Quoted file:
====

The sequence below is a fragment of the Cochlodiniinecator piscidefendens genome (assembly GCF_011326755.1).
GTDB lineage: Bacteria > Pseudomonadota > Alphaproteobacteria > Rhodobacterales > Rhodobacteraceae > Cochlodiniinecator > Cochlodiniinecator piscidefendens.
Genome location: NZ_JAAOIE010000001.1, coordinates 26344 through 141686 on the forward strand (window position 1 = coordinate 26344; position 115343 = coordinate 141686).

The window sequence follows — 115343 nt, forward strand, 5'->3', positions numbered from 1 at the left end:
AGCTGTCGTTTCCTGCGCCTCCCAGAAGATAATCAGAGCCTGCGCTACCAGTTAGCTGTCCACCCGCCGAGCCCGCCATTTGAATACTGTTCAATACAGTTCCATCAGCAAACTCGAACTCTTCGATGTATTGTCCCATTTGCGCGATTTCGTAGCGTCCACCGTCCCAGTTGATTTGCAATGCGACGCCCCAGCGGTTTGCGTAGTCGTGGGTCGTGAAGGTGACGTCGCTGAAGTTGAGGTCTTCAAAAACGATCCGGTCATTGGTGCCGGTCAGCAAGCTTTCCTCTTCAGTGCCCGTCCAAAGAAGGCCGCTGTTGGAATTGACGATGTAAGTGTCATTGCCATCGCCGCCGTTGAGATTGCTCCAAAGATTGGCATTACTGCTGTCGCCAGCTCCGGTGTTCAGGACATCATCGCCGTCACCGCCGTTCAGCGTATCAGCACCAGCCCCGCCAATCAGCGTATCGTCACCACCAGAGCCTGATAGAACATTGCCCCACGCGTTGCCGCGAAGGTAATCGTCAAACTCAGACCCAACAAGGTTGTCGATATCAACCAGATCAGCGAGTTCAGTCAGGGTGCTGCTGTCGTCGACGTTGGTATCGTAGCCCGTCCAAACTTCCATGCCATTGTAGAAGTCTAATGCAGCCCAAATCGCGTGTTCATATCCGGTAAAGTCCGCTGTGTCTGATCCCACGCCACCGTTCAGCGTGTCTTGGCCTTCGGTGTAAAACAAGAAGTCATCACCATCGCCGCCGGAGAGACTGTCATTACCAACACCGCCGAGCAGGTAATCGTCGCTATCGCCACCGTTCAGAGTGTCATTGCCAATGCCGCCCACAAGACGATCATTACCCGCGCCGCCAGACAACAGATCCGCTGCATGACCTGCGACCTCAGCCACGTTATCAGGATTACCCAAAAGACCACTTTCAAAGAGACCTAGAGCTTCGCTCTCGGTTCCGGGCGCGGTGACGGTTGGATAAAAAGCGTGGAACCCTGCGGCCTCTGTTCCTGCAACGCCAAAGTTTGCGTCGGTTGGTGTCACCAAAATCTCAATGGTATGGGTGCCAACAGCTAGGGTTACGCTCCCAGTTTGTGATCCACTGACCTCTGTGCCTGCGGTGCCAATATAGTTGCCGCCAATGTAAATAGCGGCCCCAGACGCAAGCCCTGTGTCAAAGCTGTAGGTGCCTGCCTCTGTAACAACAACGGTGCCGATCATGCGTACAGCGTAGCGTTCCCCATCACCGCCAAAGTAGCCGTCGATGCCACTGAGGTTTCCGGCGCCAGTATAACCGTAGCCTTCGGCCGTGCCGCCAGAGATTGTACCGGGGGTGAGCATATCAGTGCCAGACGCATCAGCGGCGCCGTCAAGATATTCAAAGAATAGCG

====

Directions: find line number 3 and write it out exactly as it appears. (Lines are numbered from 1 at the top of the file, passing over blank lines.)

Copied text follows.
Genome location: NZ_JAAOIE010000001.1, coordinates 26344 through 141686 on the forward strand (window position 1 = coordinate 26344; position 115343 = coordinate 141686).